As for your comment about conservation efforts, I think that totally ties in to what we were talking about last week with endangered species. I think that we do need to be able to step back and see things in terms of populations, to recognize our own impact on those populations, and decide whether or not we should intervene. In the case of the tiger (Tigers and silkworms, I don’t know what it is about them that I like so much), the cause for the decline in their population is decidedly human intervention. Only a postdomestic society would be able to see the morality in that and make the call to conserve.
I am absolutely bothered by the parallel between the meat packing industry and the Holocaust. It would be laughable if it weren’t so horrible. The meat packing industry is a response to growing population needs that happens to involve cruelty to animals. The problem is a just one, the solution is not. Whereas the Holocaust is an unjust problem and an unjust solution. In response to your first point, I’m not sure. I think there’s a lot to be said about the exposure to sex and violence children get from external media that counters that idea. Surely in a domestic age children are exposed to the killing of and sex between animals, but how different, really, is that sort of thing from games like Call of Duty? Is violence violence? For the record, I don’t think violent videogames are an epidemic in our society, I just wish to point out that maybe the differences between domestic and postdomestic are really differences in the source of the exposure rather than the exposure itself: whether you’re getting it from media or watching it firsthand.
I think a key aspect of domestication is that one species is changed as a result of the mutualistic relationship, ala the wheat in “Guns, germs, and steel” being bred (pun intended) so that it’s more fit for human consumption. If I understand the topic correctly, domestication is a mutually beneficial relationship that also results in the changing of one species for the benefit of the other over time via some form of intentional genetic selection, like how cows can be bred to produce more milk, or horses to run faster. In the case of the ant-aphid relationship, it isn’t just that they have a mutually beneficial relationship. Some species of aphids have actually changed as a result of their interactions with ants. The question is, do those changes benefit the ants? If the answer is yes, then to me it says domestication.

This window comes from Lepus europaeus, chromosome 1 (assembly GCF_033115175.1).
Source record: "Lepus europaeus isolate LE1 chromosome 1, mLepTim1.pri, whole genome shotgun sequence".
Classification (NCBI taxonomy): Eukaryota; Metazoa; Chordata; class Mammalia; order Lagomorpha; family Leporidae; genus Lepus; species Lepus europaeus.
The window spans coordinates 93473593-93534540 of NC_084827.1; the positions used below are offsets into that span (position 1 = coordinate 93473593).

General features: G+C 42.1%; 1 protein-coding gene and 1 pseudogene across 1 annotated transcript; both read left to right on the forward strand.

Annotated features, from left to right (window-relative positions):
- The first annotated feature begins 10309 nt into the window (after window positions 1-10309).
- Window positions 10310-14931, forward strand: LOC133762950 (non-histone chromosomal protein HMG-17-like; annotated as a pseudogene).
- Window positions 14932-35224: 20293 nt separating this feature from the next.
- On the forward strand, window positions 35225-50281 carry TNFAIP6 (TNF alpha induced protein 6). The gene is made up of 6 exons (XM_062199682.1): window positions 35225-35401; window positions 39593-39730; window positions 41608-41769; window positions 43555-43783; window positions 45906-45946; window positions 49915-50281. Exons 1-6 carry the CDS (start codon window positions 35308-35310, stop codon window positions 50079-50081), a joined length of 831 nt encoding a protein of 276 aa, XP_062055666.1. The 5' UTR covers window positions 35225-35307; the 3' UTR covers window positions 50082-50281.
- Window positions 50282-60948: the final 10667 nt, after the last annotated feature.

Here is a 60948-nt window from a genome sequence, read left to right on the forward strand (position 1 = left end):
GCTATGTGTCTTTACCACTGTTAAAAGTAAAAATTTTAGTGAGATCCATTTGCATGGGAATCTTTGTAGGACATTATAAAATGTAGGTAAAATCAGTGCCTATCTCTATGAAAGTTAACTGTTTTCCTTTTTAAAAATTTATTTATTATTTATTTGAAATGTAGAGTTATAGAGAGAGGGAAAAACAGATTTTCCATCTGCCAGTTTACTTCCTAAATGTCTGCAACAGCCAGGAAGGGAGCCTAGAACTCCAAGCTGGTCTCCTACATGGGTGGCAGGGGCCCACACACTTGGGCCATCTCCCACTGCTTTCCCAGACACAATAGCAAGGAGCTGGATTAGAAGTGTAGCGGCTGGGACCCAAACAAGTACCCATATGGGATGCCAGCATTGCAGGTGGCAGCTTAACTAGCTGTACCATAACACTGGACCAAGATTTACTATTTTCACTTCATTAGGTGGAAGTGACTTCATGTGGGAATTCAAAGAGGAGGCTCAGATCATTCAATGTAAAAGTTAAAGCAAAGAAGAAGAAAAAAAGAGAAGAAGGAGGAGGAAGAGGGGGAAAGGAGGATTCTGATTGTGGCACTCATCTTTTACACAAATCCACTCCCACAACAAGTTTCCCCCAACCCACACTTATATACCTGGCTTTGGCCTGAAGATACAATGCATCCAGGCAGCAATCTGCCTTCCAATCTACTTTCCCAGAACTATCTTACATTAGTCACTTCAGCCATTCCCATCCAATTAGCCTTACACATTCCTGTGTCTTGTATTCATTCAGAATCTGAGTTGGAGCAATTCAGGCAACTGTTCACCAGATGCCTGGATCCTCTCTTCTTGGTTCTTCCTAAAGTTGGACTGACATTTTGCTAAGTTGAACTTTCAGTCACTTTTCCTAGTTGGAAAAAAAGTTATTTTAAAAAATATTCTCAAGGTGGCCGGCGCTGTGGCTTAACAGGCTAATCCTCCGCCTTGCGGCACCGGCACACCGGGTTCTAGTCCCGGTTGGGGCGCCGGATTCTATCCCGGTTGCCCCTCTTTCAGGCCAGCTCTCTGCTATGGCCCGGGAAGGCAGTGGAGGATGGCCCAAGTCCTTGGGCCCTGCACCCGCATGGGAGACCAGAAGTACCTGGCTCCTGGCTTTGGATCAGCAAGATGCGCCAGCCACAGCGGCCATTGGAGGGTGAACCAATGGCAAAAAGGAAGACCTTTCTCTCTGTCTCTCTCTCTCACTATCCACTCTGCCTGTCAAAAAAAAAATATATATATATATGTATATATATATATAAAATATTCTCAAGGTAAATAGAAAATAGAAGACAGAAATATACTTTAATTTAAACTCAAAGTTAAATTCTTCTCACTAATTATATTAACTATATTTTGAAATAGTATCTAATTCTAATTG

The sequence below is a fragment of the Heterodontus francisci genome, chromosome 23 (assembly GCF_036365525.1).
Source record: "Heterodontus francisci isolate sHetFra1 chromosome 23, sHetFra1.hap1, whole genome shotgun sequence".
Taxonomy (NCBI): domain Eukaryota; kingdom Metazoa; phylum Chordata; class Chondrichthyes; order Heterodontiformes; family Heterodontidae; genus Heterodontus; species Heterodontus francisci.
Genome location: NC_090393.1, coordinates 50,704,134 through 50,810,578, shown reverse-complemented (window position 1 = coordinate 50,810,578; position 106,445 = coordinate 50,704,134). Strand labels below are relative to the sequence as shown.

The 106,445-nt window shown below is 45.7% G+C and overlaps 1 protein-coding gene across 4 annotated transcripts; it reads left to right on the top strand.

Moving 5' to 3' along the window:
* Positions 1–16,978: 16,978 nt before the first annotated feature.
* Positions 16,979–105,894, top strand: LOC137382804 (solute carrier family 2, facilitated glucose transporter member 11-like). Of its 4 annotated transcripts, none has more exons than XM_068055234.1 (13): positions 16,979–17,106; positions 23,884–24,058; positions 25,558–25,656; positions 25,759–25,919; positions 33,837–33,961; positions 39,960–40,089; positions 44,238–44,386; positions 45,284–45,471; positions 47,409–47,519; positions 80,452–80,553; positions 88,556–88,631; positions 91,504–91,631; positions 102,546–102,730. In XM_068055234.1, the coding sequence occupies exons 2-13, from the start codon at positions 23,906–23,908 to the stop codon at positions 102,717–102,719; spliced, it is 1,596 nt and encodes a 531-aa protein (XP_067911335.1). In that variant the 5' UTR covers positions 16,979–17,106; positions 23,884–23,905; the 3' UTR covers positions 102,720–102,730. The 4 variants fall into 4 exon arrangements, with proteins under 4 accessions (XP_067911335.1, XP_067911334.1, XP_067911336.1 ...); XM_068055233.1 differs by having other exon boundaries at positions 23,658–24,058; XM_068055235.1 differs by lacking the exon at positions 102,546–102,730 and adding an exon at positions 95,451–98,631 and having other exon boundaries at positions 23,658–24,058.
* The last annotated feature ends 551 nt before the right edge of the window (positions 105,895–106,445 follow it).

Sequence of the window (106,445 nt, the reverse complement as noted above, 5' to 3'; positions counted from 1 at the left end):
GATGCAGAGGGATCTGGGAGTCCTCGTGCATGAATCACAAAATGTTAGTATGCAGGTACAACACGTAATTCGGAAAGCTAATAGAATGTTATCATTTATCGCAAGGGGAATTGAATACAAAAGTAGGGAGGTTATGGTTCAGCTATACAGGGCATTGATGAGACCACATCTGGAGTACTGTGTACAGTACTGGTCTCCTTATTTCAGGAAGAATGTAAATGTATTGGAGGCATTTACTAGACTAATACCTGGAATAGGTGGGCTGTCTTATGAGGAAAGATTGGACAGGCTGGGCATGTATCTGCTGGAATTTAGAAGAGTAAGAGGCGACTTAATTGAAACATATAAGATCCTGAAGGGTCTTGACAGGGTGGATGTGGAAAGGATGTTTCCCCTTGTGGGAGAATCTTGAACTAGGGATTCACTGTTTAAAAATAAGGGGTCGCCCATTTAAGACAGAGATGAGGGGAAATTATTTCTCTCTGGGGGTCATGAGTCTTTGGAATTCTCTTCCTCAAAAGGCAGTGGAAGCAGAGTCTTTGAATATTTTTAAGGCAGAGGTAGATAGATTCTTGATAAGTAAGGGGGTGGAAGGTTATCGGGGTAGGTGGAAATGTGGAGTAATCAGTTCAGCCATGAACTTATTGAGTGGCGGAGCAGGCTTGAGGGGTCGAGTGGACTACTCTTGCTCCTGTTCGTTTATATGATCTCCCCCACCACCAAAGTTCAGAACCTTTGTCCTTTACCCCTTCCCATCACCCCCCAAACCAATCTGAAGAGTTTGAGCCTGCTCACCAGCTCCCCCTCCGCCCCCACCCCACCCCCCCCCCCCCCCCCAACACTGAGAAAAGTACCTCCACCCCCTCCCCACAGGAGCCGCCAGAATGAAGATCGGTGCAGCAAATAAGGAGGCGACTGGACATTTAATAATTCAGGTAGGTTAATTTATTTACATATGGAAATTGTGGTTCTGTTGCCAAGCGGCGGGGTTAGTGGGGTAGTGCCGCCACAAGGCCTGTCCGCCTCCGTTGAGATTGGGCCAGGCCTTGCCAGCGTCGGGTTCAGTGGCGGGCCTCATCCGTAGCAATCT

I absolutely agree with you about Biotech becoming important; as a finance major, one of the things we talk about is Venture Capital–basically investors that give startup money to new companies. Recently, Biotech has been getting a ton of VC, which reflects the expectation of exactly what you just described.
I choose to respond to your question regarding genetic mutations from a quantitative POV becuase I simply don’t know enough about Biotech to answer it any other way.
I think that the reason these genetic mutants don’t exist is because I would imagine that to make something like that, if it’s even possible, would cost quite a lot of money (Seeing as it hasn’t yet happened naturally) and, frankly, there isn’t money to be made in mutating crops for New Guinea or Africa. Developed countries, which is where the money for this sort of thing comes from, simply don’t have food shortage problems. It would have to be a purely humanitarian project, which also somewhat implies that it would be done independently and therefore take longer and require donations. If a company did do it, it would be for goodwill (Reputation), but at that point they’re just more likely to donate aid directly because it is easier or bring food from developed countries to undeveloped ones because the cost to produce is probably higher than the cost to harvest existing materials and take it there.
I’m sure there are people who want to do that. I just doubt that they will have the financial resources to do it anytime soon. Will it happen one day? Probably, but I don’t think it’s profitable enough to be high up on the list of things people are currently doing with BT.